Transcript of the telephone interview with Arieh Warshel following the announcement of the 2013 Nobel Prize in Chemistry on 9 October 2013. The interviewer is Nobelprize.org's Adam Smith.
[AS] Oh hello may I speak to Arieh Warshel please?
[AS] Hello my name's Adam Smith, calling from Nobelprize.org, the website of the Nobel Prize in Stockholm.
[AS] We have a tradition of recording very short interviews with new Laureates. Could we speak for just a couple of minutes?.
[AW] Of course, yes.
[AS] Thank you very much. Well first of all congratulations on the award of the Nobel Prize.
[AW] Thank you, thank you very much
[AS] What were you doing when the call from Stockholm came?
[AW] I was sleeping! It's two o'clock, so it's traditional to sleep here.
[AS] Did you wake up enough to realise what was happening immediately?
[AW] Once my wife said ... once I heard the phone I realised that it could be either a prank or a call from the Committee.
[AS] (laughs) And what was your first reaction on hearing the news?
[AW] I was ... really, really happy.
[AS] It must be very nice to be linked together with Martin Karplus, and particularly Michael Levitt, with whom you've worked so closely.
[AW] Yes, particularly with Mike, yes.
[AS] Because you two follow similar paths, travelling around and collaborating very closely.
[AW] Yes, since the late sixties, yes. We travel a lot and we are very good friends.
[AS] You're part of quite an extraordinary scientific family tree. You were, for instance, a postdoc in Martin Karplus' lab and he worked with Linus Pauling, so it goes back, doesn't it?
[AW] Yeah, also my PhD mentor ‘postdoc'd' for Peter Debye.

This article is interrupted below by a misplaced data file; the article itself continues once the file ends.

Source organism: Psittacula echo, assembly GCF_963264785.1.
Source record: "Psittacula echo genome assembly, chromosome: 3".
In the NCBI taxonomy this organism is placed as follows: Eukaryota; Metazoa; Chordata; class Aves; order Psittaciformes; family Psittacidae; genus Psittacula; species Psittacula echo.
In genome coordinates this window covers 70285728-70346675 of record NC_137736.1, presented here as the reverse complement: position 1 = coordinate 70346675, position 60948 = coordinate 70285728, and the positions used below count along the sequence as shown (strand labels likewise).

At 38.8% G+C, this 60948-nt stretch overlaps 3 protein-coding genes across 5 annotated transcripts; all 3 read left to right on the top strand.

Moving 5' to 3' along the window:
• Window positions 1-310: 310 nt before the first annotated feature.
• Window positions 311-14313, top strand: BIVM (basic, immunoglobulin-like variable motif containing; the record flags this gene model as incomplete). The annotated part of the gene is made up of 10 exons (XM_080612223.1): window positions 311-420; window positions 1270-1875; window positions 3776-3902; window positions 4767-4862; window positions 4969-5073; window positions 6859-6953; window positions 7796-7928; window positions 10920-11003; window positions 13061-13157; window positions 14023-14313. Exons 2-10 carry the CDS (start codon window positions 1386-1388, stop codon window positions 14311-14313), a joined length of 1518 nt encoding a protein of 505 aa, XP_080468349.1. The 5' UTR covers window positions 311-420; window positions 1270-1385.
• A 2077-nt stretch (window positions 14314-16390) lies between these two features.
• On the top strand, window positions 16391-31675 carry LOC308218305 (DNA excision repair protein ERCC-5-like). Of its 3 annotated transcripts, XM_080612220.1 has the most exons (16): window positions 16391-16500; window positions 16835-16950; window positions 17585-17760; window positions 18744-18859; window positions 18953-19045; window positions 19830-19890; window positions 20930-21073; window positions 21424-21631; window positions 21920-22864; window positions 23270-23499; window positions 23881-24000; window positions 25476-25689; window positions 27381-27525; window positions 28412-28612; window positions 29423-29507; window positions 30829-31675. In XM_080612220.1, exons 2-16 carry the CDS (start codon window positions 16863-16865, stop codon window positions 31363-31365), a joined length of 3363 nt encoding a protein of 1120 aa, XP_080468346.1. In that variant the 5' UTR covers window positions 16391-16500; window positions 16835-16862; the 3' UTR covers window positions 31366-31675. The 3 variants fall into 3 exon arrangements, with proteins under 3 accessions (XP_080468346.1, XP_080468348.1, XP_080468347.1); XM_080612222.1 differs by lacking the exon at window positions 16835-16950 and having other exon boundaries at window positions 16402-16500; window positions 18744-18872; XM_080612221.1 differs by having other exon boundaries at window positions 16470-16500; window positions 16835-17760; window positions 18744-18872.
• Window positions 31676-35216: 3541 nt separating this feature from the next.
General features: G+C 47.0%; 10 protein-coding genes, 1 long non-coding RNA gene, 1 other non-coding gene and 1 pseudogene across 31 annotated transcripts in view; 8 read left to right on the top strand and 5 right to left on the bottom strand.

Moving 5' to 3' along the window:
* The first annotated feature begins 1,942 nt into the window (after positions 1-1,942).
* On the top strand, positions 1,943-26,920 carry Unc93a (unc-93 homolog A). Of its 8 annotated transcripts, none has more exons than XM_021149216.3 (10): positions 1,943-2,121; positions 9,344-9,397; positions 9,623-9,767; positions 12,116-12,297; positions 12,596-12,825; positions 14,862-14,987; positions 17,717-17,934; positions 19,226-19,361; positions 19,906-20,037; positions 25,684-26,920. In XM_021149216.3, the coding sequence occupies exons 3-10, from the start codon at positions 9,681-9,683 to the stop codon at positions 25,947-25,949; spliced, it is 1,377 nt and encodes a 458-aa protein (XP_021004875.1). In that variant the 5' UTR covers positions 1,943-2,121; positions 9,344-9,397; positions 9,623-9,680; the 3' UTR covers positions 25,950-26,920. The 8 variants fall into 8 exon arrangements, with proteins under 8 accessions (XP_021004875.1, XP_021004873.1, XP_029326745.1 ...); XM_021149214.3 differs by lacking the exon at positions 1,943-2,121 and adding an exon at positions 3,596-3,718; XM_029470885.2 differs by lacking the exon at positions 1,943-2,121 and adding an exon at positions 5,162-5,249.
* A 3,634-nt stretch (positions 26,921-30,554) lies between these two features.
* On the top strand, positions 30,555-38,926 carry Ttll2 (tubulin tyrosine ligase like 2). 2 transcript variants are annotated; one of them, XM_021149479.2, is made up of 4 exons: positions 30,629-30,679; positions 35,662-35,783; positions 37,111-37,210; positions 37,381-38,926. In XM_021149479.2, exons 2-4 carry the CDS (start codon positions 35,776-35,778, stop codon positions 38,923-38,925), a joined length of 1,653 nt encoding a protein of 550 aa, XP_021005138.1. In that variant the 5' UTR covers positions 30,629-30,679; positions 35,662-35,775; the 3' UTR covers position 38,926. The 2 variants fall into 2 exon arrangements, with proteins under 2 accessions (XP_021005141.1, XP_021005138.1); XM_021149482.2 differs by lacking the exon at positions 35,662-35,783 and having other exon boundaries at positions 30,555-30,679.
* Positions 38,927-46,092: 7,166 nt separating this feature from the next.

[AS] Indeed, indeed. And do you think all that matters? Do you think it's all very important in pushing one in the right direction?
[AW] Um, not in my case, because I never knew which direction to take (laughs), so ... when I moved to the MRC [Medical Research Council Laboratory of Molecular Biology, Cambridge UK] (it was '75), it helped to push in this direction, but originally, I'm not sure.
[AS] So we just spoke to Michael Levitt and he was saying how people still don't really realise how important computers are in science, not just in analysis, but in experimentation.
[AW] Correct. They not only don't realise, they essentially ...some of them have strong objections to them, they believed that computers could be used only to [line breaks up] movies, but not to understand.
[AW] The major ... there is a major difficulty to see that this is the best tool we have [to see how] molecules are working.
[AS] And so do you think the award of the Nobel Prize will help promote the cause, if you like?
[AW] Absolutely. I think that, like in the field of understanding enzymes, it's extremely convenient to ignore careful computations, but once they get their notoriety, it will become much clearer that this is ... I keep writing ... it's the best tool to understand what really happens inside the biological molecule. Yes, so I think it will help enormously
[AS] Thank you, thank you. And then, may I just ask you, who were you proudest about telling the news to? (laughs)
[AW] Em. I think my wife but she heard it before me and ... No, I think just my family
[AS] That's fine, that's a lovely answer. Okay, thank you so much. Once again, congratulations, and I hope you have a wonderful day. Thank you
[AW] Thank you very much
[AS] Pleasure. Thank you
Listen to the Interview
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